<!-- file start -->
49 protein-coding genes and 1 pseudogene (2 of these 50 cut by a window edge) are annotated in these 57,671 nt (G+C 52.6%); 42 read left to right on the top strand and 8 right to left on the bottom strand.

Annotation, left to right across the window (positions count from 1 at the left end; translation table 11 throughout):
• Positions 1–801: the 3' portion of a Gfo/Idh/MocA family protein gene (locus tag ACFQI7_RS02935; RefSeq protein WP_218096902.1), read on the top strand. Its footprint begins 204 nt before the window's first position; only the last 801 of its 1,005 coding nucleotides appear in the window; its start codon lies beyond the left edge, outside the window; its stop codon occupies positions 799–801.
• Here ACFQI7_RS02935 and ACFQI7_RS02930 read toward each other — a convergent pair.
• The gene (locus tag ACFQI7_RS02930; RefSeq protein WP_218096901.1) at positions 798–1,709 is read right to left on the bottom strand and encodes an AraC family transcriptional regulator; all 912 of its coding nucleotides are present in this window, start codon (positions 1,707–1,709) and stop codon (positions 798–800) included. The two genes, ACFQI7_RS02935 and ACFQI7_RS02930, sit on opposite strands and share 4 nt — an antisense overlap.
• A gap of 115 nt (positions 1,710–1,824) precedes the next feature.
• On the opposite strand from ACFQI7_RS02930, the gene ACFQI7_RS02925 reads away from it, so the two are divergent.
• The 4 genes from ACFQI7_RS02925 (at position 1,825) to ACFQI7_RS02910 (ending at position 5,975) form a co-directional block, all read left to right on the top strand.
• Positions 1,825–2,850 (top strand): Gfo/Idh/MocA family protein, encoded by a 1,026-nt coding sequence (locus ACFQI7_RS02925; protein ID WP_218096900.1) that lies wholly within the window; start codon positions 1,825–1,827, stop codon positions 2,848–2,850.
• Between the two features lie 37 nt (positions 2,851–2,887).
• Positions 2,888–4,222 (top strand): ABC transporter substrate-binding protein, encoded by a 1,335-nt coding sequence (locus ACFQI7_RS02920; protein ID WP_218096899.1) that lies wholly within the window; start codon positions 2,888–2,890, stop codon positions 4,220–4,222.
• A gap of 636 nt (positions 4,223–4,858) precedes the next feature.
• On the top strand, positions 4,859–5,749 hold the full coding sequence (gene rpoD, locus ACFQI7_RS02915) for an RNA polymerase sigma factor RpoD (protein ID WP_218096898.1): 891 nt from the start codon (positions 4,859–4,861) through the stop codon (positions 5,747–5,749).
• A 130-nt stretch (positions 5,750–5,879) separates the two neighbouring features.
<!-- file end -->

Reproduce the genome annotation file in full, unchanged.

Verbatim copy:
49 protein-coding genes and 1 pseudogene (2 of these 50 cut by a window edge) are annotated in these 57,671 nt (G+C 52.6%); 42 read left to right on the top strand and 8 right to left on the bottom strand.

Annotation, left to right across the window (positions count from 1 at the left end; translation table 11 throughout):
• Positions 1–801: the 3' portion of a Gfo/Idh/MocA family protein gene (locus tag ACFQI7_RS02935; RefSeq protein WP_218096902.1), read on the top strand. Its footprint begins 204 nt before the window's first position; only the last 801 of its 1,005 coding nucleotides appear in the window; its start codon lies beyond the left edge, outside the window; its stop codon occupies positions 799–801.
• Here ACFQI7_RS02935 and ACFQI7_RS02930 read toward each other — a convergent pair.
• The gene (locus tag ACFQI7_RS02930; RefSeq protein WP_218096901.1) at positions 798–1,709 is read right to left on the bottom strand and encodes an AraC family transcriptional regulator; all 912 of its coding nucleotides are present in this window, start codon (positions 1,707–1,709) and stop codon (positions 798–800) included. The two genes, ACFQI7_RS02935 and ACFQI7_RS02930, sit on opposite strands and share 4 nt — an antisense overlap.
• A gap of 115 nt (positions 1,710–1,824) precedes the next feature.
• On the opposite strand from ACFQI7_RS02930, the gene ACFQI7_RS02925 reads away from it, so the two are divergent.
• The 4 genes from ACFQI7_RS02925 (at position 1,825) to ACFQI7_RS02910 (ending at position 5,975) form a co-directional block, all read left to right on the top strand.
• Positions 1,825–2,850 (top strand): Gfo/Idh/MocA family protein, encoded by a 1,026-nt coding sequence (locus ACFQI7_RS02925; protein ID WP_218096900.1) that lies wholly within the window; start codon positions 1,825–1,827, stop codon positions 2,848–2,850.
• Between the two features lie 37 nt (positions 2,851–2,887).
• Positions 2,888–4,222 (top strand): ABC transporter substrate-binding protein, encoded by a 1,335-nt coding sequence (locus ACFQI7_RS02920; protein ID WP_218096899.1) that lies wholly within the window; start codon positions 2,888–2,890, stop codon positions 4,220–4,222.
• A gap of 636 nt (positions 4,223–4,858) precedes the next feature.
• On the top strand, positions 4,859–5,749 hold the full coding sequence (gene rpoD, locus ACFQI7_RS02915) for an RNA polymerase sigma factor RpoD (protein ID WP_218096898.1): 891 nt from the start codon (positions 4,859–4,861) through the stop codon (positions 5,747–5,749).
• A 130-nt stretch (positions 5,750–5,879) separates the two neighbouring features.